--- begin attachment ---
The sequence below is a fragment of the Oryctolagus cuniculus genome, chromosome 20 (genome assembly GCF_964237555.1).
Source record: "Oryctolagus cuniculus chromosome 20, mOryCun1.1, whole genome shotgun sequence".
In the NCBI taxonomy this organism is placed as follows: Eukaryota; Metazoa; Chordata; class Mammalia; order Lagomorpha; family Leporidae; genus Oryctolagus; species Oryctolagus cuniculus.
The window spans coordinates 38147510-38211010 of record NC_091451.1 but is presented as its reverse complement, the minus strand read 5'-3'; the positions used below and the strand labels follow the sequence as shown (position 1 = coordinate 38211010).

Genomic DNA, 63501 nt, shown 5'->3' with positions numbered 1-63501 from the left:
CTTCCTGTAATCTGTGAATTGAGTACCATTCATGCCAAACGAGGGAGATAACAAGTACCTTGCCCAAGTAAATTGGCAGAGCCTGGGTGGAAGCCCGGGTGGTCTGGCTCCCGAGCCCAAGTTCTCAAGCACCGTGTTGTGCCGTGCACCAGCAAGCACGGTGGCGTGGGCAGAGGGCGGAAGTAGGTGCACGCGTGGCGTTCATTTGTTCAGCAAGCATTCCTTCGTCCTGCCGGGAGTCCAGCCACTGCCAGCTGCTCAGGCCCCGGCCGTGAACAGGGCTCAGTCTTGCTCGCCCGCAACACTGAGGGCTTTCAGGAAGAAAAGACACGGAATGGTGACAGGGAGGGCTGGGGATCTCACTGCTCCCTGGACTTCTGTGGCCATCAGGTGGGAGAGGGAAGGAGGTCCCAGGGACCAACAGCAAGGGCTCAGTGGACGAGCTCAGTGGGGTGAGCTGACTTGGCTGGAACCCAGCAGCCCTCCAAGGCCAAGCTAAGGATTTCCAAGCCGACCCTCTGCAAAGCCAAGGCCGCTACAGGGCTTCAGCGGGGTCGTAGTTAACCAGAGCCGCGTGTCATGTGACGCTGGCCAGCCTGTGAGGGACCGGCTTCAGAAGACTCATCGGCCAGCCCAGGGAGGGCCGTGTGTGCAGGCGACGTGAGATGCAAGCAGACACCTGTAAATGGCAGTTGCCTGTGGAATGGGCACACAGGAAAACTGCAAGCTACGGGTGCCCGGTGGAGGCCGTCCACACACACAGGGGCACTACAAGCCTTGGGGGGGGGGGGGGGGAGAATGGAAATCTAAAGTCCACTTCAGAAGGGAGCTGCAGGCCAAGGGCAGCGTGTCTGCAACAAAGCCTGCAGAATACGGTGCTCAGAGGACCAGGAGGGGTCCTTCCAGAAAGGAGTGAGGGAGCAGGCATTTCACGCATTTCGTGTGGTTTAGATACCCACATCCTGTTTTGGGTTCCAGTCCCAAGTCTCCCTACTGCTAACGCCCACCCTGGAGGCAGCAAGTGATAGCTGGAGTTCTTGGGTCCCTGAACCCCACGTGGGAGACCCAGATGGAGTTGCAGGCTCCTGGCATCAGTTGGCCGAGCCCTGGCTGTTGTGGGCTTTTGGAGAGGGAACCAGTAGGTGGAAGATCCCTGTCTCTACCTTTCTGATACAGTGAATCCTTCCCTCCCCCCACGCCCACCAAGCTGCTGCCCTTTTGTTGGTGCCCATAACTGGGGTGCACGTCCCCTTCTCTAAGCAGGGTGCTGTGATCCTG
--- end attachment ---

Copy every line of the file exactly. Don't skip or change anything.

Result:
The sequence below is a fragment of the Oryctolagus cuniculus genome, chromosome 20 (genome assembly GCF_964237555.1).
Source record: "Oryctolagus cuniculus chromosome 20, mOryCun1.1, whole genome shotgun sequence".
In the NCBI taxonomy this organism is placed as follows: Eukaryota; Metazoa; Chordata; class Mammalia; order Lagomorpha; family Leporidae; genus Oryctolagus; species Oryctolagus cuniculus.
The window spans coordinates 38147510-38211010 of record NC_091451.1 but is presented as its reverse complement, the minus strand read 5'-3'; the positions used below and the strand labels follow the sequence as shown (position 1 = coordinate 38211010).

Genomic DNA, 63501 nt, shown 5'->3' with positions numbered 1-63501 from the left:
CTTCCTGTAATCTGTGAATTGAGTACCATTCATGCCAAACGAGGGAGATAACAAGTACCTTGCCCAAGTAAATTGGCAGAGCCTGGGTGGAAGCCCGGGTGGTCTGGCTCCCGAGCCCAAGTTCTCAAGCACCGTGTTGTGCCGTGCACCAGCAAGCACGGTGGCGTGGGCAGAGGGCGGAAGTAGGTGCACGCGTGGCGTTCATTTGTTCAGCAAGCATTCCTTCGTCCTGCCGGGAGTCCAGCCACTGCCAGCTGCTCAGGCCCCGGCCGTGAACAGGGCTCAGTCTTGCTCGCCCGCAACACTGAGGGCTTTCAGGAAGAAAAGACACGGAATGGTGACAGGGAGGGCTGGGGATCTCACTGCTCCCTGGACTTCTGTGGCCATCAGGTGGGAGAGGGAAGGAGGTCCCAGGGACCAACAGCAAGGGCTCAGTGGACGAGCTCAGTGGGGTGAGCTGACTTGGCTGGAACCCAGCAGCCCTCCAAGGCCAAGCTAAGGATTTCCAAGCCGACCCTCTGCAAAGCCAAGGCCGCTACAGGGCTTCAGCGGGGTCGTAGTTAACCAGAGCCGCGTGTCATGTGACGCTGGCCAGCCTGTGAGGGACCGGCTTCAGAAGACTCATCGGCCAGCCCAGGGAGGGCCGTGTGTGCAGGCGACGTGAGATGCAAGCAGACACCTGTAAATGGCAGTTGCCTGTGGAATGGGCACACAGGAAAACTGCAAGCTACGGGTGCCCGGTGGAGGCCGTCCACACACACAGGGGCACTACAAGCCTTGGGGGGGGGGGGGGGGAGAATGGAAATCTAAAGTCCACTTCAGAAGGGAGCTGCAGGCCAAGGGCAGCGTGTCTGCAACAAAGCCTGCAGAATACGGTGCTCAGAGGACCAGGAGGGGTCCTTCCAGAAAGGAGTGAGGGAGCAGGCATTTCACGCATTTCGTGTGGTTTAGATACCCACATCCTGTTTTGGGTTCCAGTCCCAAGTCTCCCTACTGCTAACGCCCACCCTGGAGGCAGCAAGTGATAGCTGGAGTTCTTGGGTCCCTGAACCCCACGTGGGAGACCCAGATGGAGTTGCAGGCTCCTGGCATCAGTTGGCCGAGCCCTGGCTGTTGTGGGCTTTTGGAGAGGGAACCAGTAGGTGGAAGATCCCTGTCTCTACCTTTCTGATACAGTGAATCCTTCCCTCCCCCCACGCCCACCAAGCTGCTGCCCTTTTGTTGGTGCCCATAACTGGGGTGCACGTCCCCTTCTCTAAGCAGGGTGCTGTGATCCTG